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dc.contributor.authorWilson, P.M.
dc.date.accessioned2009-05-14T08:12:45Z
dc.date.available2009-05-14T08:12:45Z
dc.date.issued2001
dc.identifier.citationWilson , P M 2001 , ' A policy analysis of the expert patient in the United Kingdom : self-care as an expression of pastoral power? ' , Health and Social Care in the Community , vol. 9 , no. 3 , pp. 134-142 . https://doi.org/10.1046/j.1365-2524.2001.00289.x
dc.identifier.issn0966-0410
dc.identifier.otherPURE: 133219
dc.identifier.otherPURE UUID: f7336ee6-98a9-438f-9a6b-f17a7daa4ec2
dc.identifier.otherdspace: 2299/3370
dc.identifier.otherScopus: 0035348551
dc.identifier.urihttp://hdl.handle.net/2299/3370
dc.description‘The definitive version is available at www.blackwell-synergy.com '. Copyright Blackwell Publishing. DOI: 10.1046/j.1365-2524.2001.00289.x [Full text of this article is not available in the UHRA]
dc.description.abstractThe rise in chronic illness and comorbidity in Western society has resulted in an increasing emphasis on self-care initiatives. In the United Kingdom this is exemplified by the Expert Patient policy. This paper discusses the Expert Patient initiative as an example of the State’s third way approach to public health. The extent to which this policy challenges conventional power relationships between professional and patient, and fosters equal partnership is examined. In particular, how expert is defined and whether a professional understanding of the term is reconcilable with a patient’s expertise is debated. The paper argues that the Expert Patient initiative is unlikely to reconstruct chronic illness and may further complicate the State’s responsibility in meeting the needs of those with chronic illness. Issues of power within self-care are explored to illuminate the policy, and this paper argues that the Expert Patient initiative is an example of Foucault’s notion of pastoral power. Although the Expert Patient policy focuses on the rights and responsibilities of those with chronic illness, this paper concludes that there is no corresponding strategy to challenge professionals’ assumptions toward those with chronic illnessen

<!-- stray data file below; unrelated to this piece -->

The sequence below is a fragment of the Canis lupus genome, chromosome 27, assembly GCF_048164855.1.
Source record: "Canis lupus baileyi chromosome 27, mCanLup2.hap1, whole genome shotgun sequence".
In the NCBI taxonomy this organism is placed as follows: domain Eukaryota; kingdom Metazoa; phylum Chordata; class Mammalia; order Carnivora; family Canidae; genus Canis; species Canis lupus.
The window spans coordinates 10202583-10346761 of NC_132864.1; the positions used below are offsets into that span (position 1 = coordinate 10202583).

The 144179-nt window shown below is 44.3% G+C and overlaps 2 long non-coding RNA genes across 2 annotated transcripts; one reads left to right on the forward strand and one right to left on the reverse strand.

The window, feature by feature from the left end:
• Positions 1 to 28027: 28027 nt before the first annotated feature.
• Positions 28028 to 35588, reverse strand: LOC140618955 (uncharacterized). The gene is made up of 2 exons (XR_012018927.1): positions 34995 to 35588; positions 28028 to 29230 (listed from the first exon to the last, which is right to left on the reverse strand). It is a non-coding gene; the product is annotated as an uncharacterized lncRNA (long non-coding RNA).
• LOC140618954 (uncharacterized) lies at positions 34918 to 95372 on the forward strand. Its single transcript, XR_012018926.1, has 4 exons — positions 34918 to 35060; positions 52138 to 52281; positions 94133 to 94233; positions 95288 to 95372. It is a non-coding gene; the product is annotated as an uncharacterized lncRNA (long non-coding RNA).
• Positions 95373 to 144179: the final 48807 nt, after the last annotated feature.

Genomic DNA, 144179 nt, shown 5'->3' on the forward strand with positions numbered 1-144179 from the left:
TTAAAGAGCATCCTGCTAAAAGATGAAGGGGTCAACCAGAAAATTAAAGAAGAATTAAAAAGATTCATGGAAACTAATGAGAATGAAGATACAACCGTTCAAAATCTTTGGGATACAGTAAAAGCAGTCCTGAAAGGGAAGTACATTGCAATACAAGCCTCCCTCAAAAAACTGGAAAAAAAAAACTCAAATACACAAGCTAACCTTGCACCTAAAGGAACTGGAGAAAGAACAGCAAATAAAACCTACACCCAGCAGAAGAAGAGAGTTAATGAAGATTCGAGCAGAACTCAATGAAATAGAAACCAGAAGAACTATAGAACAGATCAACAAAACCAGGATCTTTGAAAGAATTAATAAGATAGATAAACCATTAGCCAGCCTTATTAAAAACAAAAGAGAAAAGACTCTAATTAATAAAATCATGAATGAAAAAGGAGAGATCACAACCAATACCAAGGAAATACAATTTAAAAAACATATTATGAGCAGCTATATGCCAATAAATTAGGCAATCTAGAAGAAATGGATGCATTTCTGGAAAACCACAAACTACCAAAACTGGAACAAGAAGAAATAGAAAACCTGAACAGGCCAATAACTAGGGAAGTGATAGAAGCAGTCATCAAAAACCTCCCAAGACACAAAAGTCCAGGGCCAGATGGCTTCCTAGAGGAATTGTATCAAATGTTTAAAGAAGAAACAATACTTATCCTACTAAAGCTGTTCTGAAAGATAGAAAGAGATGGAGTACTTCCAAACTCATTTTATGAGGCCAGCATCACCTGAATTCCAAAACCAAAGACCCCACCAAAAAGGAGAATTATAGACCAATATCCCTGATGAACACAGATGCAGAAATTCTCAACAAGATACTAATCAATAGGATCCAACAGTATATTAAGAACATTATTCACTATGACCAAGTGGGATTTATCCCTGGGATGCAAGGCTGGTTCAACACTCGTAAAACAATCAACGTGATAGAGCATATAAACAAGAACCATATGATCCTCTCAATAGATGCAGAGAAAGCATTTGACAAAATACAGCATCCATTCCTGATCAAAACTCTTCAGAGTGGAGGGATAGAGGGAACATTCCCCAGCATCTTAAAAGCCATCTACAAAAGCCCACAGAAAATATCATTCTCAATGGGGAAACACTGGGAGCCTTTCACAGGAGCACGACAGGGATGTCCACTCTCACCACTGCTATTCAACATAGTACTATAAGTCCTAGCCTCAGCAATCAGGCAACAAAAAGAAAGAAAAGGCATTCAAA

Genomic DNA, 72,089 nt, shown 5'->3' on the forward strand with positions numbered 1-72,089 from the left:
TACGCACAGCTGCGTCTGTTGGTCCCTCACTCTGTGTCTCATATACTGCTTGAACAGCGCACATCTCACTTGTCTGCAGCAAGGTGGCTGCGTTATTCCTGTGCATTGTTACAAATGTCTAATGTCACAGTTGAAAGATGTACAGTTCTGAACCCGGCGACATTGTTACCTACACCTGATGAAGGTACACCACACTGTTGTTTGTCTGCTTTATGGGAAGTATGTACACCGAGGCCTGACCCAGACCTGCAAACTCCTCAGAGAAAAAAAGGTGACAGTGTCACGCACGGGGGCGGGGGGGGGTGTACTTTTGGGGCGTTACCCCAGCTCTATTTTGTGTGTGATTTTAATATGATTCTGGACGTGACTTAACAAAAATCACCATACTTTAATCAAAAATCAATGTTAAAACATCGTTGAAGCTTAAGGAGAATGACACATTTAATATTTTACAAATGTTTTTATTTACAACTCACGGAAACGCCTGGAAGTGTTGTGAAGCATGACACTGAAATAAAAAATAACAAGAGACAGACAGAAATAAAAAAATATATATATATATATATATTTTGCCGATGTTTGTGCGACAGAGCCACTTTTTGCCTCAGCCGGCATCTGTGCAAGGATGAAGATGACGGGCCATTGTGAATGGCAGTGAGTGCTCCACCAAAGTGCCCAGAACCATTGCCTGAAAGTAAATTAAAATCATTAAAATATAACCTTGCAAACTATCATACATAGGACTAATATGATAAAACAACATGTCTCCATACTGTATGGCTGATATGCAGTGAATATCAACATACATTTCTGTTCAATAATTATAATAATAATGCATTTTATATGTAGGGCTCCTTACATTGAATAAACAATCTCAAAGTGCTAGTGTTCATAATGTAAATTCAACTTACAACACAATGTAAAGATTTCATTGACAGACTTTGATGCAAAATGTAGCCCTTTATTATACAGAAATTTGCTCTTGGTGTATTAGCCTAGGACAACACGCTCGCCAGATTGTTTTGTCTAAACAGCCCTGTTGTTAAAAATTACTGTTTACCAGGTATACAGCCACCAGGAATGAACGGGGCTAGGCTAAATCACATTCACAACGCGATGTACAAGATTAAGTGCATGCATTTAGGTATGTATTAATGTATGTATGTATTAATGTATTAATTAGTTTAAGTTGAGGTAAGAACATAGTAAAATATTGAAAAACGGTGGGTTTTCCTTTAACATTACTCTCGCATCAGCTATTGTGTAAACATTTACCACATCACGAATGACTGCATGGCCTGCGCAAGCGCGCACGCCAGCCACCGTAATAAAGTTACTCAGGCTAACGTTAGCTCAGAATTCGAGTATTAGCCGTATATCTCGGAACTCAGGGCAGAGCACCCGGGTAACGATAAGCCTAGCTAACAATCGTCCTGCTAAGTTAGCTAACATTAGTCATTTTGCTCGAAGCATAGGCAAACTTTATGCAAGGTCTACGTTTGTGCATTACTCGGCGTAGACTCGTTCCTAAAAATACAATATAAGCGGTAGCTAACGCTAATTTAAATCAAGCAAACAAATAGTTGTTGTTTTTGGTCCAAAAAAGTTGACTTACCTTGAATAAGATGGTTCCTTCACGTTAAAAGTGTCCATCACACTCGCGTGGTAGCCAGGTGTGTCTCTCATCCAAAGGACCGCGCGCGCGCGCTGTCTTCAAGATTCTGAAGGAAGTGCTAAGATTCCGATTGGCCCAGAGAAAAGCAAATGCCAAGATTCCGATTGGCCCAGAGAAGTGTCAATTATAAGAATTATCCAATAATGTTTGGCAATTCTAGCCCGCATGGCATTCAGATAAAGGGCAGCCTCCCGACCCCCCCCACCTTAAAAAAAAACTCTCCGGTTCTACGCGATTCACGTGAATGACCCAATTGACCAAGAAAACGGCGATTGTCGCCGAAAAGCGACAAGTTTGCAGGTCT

dc.language.isoeng
dc.relation.ispartofHealth and Social Care in the Community
dc.titleA policy analysis of the expert patient in the United Kingdom : self-care as an expression of pastoral power?en
dc.contributor.institutionDepartment of Adult Nursing and Primary Care
dc.contributor.institutionSchool of Health and Social Work
dc.contributor.institutionHealth & Human Sciences Research Institute
dc.contributor.institutionPatient Experience and Public Involvement
dc.contributor.institutionCentre for Research in Public Health and Community Care
dc.contributor.institutionNursing, Midwifery and Social Work
dc.description.statusPeer reviewed
dc.relation.schoolSchool of Health and Social Work
dcterms.dateAccepted2001
rioxxterms.versionofrecordhttps://doi.org/10.1046/j.1365-2524.2001.00289.x
rioxxterms.typeJournal Article/Review
herts.preservation.rarelyaccessedtrue


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